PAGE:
The Historical Japanese Silver Mine Called Iwami Ginzan

Unique is an adjective that is usually tossed around when talking about the attractions you can find in Japan. It isn’t hard to understand why this would be how people see it because they really do seem like they have something to offer everybody. If you have a liking for historical locations as well as a place you can go to and relax in, there is one you can find that is able to mix both in the Oda-shi which is found in the Shimane Prefecture. It is known as the Iwami Ginzan.

By Yama 1009 [GFDL (, CC-BY-SA-3.0 ( or CC BY-SA 2.5 (], from Wikimedia Commons

Information of Japan’s Iwami Ginzan and How It Became a UNESCO World Heritage Site

The story of the Iwami Ginzan Silver Mine is one that you never get tired of hearing. This is because it literally turned the expression of “striking a gold mine” into a reality for a man named Kamiya Jutei. In the year of 1526, this Japanese merchant luckily discovered this mine in the Shimane Prefecture on the island of Honshu. He developed it and eventually introduced a Korean style of mining that would later be referred to as the “Haifukiho Method”. This method made use of a unique assembly of multiple labor-intensive businesses that used the manual techniques of mining in the 16th century to produce high-quality silver in the most efficient way at the time.

By メルビル [CC BY-SA 4.0 (], from Wikimedia Commons

Kamiya Jutei did not know the massiveness of his discovery. Initially, it was just seen as any other mine found anywhere else in the world. Fortunately, judging by its recorded production in the early 1600’s, it became obvious that this was a special mine because it was producing nearly 38 tons of silver per year and this value was already a third of the world’s production at the time. This made Japan’s economy very strong because the key currency in East Asian trade during those times was silver.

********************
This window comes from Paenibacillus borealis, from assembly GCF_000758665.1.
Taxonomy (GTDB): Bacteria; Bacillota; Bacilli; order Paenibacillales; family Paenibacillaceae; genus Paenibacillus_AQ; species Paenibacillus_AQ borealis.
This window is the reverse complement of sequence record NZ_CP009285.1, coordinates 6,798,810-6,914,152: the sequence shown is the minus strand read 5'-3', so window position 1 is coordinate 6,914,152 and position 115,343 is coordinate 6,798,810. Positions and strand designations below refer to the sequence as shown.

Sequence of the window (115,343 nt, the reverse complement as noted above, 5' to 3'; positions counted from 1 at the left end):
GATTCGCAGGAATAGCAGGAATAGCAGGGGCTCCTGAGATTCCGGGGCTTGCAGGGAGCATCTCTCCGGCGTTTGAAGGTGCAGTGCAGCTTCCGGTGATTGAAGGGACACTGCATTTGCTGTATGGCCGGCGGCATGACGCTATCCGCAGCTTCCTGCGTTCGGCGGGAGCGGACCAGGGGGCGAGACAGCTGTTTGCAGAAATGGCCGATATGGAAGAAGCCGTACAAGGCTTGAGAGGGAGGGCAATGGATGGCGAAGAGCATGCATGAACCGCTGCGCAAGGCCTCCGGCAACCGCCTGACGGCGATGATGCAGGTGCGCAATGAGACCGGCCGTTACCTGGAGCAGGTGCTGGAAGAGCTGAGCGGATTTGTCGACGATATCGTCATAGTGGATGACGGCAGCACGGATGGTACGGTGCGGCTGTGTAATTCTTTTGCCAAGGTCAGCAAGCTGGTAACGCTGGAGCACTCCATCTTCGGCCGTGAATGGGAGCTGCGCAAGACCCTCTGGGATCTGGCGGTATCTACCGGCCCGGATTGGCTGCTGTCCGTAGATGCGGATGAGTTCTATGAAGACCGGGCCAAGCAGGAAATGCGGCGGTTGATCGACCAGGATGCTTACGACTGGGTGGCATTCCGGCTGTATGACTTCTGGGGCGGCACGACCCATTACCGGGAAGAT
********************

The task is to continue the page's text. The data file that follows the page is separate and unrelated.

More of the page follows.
Being that silver was the currency before currencies like the Japanese yen (JPY), it was surely fought for by the warlords in Japan. Of all the powerful clans that got to control this mine, the power that got the most out of it would certainly be the Tokugawa Shogunate because they won control over it during its prime in the year of 1600.  They won it as a result of the Battle in Sekigahara. To protect their treasure, they later barricaded the mine with hundreds of pine trees to make it less accessible. They also built the Yamabuki Castle in the center of the mining complex to have a headquarters there.

All mines run out of ore eventually and for the Iwami Ginzan Silver Mine, this time came during the 19th century. The production of the Iwami Ginzan Silver Mine fell as the other mines all over the globe started to produce more. Soon, silver was replaced by other minerals like copper as the main material produced and in the year of 1923, the mine was closed. Although it fell from the top of the mining world, all the historical information about its contributions to Japan’s economy were not neglected because in the year of 2007, it was added to the list of UNESCO World Heritage Sites that include that likes of the Hiroshima Peace Memorial because of it being a pioneer mine in the development of silver mines in pre-Modern Asia and also for the cultural landscape surrounding it.

A Guide to Japan’s Iwami Ginzan Silver Mine as well as the Other Attractions There

By メルビル [CC BY-SA 4.0 (], from Wikimedia Commons

Considering the historical importance of this place to Japan’s culture and economy, it comes as no surprise that it has become a popular tourist site among locals and foreigners. There is more to be enjoyed here aside from just the ruins of the silver mine because the main attractions of this located is actually divided into three areas. These areas are namely the Silver Mine area, the Omori Town area, and the Yunotsu area.

The Silver Mine area is obviously where you can adventure through the old mine shafts and ruins in this place where the “Soma Silver” or silver from this mine was mined. You will also be able to enjoy and learn about a couple of temples and shrines that were built here throughout its 400 years in use. Having temples and shrines in this area just exemplifies the culture that this place holds because it showcases the Japanese’s constant spiritual approach to things including mining.